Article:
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Group Riding Best Practices
Consider your self in a group riding situation not just when drafting, but also when you are within five seconds of another cyclist either front or back.

1. Never do anything suddenly or without warning.

  • Ride in a straight line at a consistent and predictable pace - “Hold your line”.
  • Always give plenty of warning if you are going to move sideways, slow or stop.
  • Make sure you are clear of other riders before you stop.

2. Give yourself space and a safe path relative to the rider ahead.

  • Ride far enough behind to provide appropriate reaction time.
  • Ride off center of the rider in front to provide an escape route and sightline.

3. Keep your head up, watch the rider in front of you and check down the road, constantly.

  • Look over the shoulder, under the arm or through the legs of the riders in front of you - ride proactively instead of reactively.
  • If you talk, skip the eye contact. Keep your eyes ahead.
  • Back off from the rider ahead when approaching a climb, climbing or descending.
  • Give erratic riders more space. Protect yourself now, talk with them later.

4. Overtaking other riders.

  • Call out "On Your Left" or ring your bell when passing or coming along side other group members.
  • Move right to let group members pass.
  • Weaker riders should stay right so stronger riders can pass or accelerate ahead when moving into single file.
  • Move right and signal (elbow flick) if you want group members to pass you.
  • Move to the back of the group to drink water, take a photo while riding, spit or blow your nose.
  • Don't struggle to hold your place in the group - it will cause you to ride erratically.

5. When in the front, you are responsible for the safety and cohesion of the group behind you.

  • Keep your head up at all times.
  • Do not talk with others while in the front.
  • Point out road hazards in time for those behind to avoid them and pass on the signal. If you see road conditions changing for the worse, yell out for people to spread out.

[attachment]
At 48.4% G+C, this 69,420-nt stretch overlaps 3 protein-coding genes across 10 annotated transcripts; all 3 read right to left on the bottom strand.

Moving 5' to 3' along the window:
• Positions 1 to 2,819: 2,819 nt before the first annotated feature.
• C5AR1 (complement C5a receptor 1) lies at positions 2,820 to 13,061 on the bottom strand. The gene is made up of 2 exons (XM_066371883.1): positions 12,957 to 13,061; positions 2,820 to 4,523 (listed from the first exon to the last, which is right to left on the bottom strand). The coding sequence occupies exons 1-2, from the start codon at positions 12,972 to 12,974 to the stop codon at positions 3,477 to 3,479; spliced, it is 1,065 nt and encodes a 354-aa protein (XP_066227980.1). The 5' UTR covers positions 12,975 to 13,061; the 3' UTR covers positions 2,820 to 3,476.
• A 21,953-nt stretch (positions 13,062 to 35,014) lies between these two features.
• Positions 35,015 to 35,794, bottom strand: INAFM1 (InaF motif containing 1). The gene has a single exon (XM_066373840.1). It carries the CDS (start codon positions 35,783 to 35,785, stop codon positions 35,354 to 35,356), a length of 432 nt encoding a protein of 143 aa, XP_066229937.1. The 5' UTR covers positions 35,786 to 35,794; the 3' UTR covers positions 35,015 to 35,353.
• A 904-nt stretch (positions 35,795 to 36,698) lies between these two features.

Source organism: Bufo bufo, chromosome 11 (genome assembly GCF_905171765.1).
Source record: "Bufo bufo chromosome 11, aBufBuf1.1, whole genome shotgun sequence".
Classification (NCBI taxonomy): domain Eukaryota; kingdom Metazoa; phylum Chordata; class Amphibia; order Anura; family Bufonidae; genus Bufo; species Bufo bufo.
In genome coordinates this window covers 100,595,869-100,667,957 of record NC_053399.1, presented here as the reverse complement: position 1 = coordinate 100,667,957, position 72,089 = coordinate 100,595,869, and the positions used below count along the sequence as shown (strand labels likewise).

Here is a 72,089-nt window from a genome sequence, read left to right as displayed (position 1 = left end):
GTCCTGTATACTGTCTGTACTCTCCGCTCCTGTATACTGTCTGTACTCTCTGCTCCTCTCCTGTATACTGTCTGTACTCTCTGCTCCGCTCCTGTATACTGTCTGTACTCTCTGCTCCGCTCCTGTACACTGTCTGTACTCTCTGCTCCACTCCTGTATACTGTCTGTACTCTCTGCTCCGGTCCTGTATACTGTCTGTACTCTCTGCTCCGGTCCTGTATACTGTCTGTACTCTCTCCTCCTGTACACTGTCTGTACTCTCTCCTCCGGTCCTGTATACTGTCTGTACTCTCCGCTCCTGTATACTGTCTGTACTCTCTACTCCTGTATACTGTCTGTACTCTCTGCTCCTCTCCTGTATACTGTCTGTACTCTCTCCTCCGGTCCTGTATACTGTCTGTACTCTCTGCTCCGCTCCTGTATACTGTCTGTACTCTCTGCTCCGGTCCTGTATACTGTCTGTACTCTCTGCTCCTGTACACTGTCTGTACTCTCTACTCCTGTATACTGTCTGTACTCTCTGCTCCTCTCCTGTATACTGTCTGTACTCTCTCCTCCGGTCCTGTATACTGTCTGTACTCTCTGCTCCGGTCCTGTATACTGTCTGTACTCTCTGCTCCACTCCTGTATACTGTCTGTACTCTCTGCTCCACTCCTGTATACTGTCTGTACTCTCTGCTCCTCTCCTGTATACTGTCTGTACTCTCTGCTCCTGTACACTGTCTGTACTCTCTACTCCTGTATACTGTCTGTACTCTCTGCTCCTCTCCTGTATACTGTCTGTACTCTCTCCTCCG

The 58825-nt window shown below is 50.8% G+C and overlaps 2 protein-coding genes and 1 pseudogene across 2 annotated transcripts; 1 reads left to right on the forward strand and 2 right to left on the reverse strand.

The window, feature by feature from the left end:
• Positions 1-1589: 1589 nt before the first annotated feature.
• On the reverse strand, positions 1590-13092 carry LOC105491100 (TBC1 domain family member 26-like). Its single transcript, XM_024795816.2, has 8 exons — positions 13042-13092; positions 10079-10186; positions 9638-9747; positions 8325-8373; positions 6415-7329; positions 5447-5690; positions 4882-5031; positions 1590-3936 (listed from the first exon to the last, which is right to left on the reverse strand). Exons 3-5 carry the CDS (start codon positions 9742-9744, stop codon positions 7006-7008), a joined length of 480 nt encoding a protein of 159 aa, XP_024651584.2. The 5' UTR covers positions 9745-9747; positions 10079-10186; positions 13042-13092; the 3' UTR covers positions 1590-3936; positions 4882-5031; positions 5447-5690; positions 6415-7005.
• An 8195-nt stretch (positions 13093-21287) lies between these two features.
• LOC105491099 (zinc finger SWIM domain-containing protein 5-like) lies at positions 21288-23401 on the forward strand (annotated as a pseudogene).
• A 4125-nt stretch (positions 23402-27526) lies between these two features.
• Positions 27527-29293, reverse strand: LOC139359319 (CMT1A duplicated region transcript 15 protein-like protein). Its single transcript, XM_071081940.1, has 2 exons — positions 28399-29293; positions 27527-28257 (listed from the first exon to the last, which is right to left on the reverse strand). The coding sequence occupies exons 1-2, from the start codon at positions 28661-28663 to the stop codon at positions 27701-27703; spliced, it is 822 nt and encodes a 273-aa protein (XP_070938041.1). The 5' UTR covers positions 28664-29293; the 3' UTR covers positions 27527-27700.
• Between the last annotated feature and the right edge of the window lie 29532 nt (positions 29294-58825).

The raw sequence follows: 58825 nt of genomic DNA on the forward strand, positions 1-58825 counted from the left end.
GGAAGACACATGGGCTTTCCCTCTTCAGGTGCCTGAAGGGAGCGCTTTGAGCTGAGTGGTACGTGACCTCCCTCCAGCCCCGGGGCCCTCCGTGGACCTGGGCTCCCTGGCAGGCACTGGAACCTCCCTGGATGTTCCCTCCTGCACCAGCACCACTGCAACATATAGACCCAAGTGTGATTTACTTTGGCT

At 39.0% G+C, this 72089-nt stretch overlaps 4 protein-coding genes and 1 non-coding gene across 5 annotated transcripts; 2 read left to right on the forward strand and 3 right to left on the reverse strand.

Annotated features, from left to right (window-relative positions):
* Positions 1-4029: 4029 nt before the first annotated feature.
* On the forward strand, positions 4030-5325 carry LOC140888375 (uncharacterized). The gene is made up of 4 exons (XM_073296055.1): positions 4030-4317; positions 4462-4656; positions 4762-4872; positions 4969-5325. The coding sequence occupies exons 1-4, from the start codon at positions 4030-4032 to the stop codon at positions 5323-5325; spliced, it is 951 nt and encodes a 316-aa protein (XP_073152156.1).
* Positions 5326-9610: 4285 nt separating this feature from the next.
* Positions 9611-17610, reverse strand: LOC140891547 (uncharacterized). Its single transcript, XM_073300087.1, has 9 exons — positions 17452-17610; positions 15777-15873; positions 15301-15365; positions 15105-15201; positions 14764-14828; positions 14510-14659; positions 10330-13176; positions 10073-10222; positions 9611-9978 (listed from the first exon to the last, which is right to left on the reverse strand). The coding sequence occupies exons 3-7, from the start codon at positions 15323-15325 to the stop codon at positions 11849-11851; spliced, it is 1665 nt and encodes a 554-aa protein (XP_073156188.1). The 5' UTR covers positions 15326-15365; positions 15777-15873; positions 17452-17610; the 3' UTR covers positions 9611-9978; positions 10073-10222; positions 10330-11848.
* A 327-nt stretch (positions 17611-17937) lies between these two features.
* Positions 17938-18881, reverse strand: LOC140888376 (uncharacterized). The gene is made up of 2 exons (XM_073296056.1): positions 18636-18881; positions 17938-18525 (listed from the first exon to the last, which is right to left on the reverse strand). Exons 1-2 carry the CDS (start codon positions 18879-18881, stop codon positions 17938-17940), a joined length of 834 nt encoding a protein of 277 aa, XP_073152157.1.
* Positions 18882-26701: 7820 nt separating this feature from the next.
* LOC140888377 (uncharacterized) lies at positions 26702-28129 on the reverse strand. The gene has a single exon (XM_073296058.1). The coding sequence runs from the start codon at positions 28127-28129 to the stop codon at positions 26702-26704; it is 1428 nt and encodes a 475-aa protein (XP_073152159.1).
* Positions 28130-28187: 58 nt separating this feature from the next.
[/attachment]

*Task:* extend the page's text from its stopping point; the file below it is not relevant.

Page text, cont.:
• If the group needs to slow down, signal and shout out a warning, “slowing”, “car up”, etc., in time for those behind to respond and pass on the signal.
  • Anticipate stoplight changes to get the entire group through the intersection safely.

6. Stay off the Aerobars and keep your hands near your brake levers unless you are out in front, and only then with clear roadway ahead.

Paceline Riding and Drafting

1. Paceline riding is a type of group riding that requires particular knowledge, cycling skills and practice. If you are interested in pace line riding, go to the Paceline Guide and How to ride in a paceline and not fall down web pages as a starting point. There are many web resources.

2. Participate in drafting only if:

  • It does not endanger group riders who are not participating.
  • You understand and are willing to assume the added risk.
  • All riders involved know and agree to what is occurring.
  • You trust the other riders and know they are knowledgeable, smooth and consistent.
  • You never let your wheels overlap.
  • You will stop drafting when you feel the situation is unsafe.

No One Left Behind

1. Nothing feels worse than having a problem or not knowing the route and realizing that no one is in sight. Nothing feels better than seeing riders return to find you or waiting for you when you round a bend.

  • Keep the rider behind you in sight - the next-to-last rider is the last rider's BEST buddy.
  • Wait or return for riders lost from sight.
  • Communicate problems to other riders: e.g., call out “Flat".
  • Stay with a rider that has to stop.


1. Establish locations or distances to points where the group will stop and wait for everyone to arrive. Consider the following in establishing regroup points:

  • Regroup at places with room to gather completely off the road
  • Regroup after conditions that might cause group separation—after a climb or series of intersections.
  • Regroup before a tricky turn or dangerous section of road.
  • You can regroup at time intervals, say, every half hour, OR
  • Regroup at distance intervals, say, every ten miles. Proceed once everyone has arrived and allowed time to recover.
  • When appropriate, send two riders back to find those missing so one can stay and the other can report back to the group.


1. A rider acting as sweep should know the route and always keep the slowest rider in sight.
2. One approach is for the ride leader to be the sweep—to lead from behind.


1. Buddies stay together—within sight—throughout a ride. There are three approaches to implementing buddies:
2. All riders buddy with another rider
3. An experienced rider buddies with each new rider
4. The next-to-last rider automatically becomes the last rider's buddy. 

Table of Contents

Page title Most recent update Last edited by
Winter 2018 Freewheeler February 8, 2018 10:54 AM anonymous
JOIN WSCC November 5, 2018 2:34 PM anonymous
SAFE CYCLING BEST PRACTICES December 12, 2017 12:37 AM anonymous
GROUP RIDING BEST PRACTICES December 12, 2017 8:39 AM anonymous
CLUB CONTACTS December 15, 2017 3:46 PM anonymous
About West Sound Cycling Club December 15, 2017 3:22 PM anonymous

Silverdale, WA

Founded Oct 15, 2017

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Bob Mathisrud, Dianne Dee Iverson, Emma Zook, Paul Dutky

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